And so I think it starts with that ideal week. It Starts with being intentional about some of the stuff I scheduled too, right? So instead of saying, well, I’m just gonna spend the weekend with my son. No, what do I really want to do with my son or with my wife? Know how to spend the weekend, I want to do this this thing as a family or that thing as a family. I guess my question or the next step thinking about that is like, it’s one thing to know, it’s another thing to do and thinking about like where, where do I go from? How do I get from knowing what I need to do ,to doing what I need to do and then holding myself accountable to what I need to do?

Rick (10:07):

I think that’s the part where I’m struggling. I don’t know, some of the stuff’s not like research or ideas that no one’s ever had. What I mean? I’m not trying to be disrespectful to you or anything, but like these are ideas that people have and have always been out there. I think that part of this is recognizing how am I starting with myself saying, Being a principal is a lonely job, no one really gets it and the people who do get it are also very busy and so there’s not a lot of time to check in with them either. Starting with that, of saying, how am I going to make sure I take care of myself, including that scheduling part and that intentionality part? If I can do that, I’ll be able to give to my family.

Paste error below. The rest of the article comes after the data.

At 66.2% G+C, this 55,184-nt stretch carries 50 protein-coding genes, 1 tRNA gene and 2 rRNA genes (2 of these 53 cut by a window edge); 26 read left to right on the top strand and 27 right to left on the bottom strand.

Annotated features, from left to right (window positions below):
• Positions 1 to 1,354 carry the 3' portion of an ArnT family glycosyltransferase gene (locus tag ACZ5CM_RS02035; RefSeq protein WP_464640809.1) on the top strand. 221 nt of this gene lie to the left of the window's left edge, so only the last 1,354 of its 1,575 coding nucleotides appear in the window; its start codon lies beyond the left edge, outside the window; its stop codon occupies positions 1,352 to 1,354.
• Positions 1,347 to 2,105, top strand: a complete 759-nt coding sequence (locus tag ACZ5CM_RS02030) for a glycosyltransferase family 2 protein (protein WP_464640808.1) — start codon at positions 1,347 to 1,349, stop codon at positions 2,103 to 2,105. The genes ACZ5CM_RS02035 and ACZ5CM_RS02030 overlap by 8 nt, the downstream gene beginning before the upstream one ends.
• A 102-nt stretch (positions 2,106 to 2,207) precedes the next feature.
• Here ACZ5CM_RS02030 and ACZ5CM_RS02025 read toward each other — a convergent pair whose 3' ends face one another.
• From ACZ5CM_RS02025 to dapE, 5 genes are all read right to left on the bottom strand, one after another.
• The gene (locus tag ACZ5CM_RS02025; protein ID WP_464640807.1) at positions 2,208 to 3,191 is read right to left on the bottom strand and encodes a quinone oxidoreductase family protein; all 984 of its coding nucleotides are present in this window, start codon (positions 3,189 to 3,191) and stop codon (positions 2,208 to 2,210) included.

Daniel (10:53):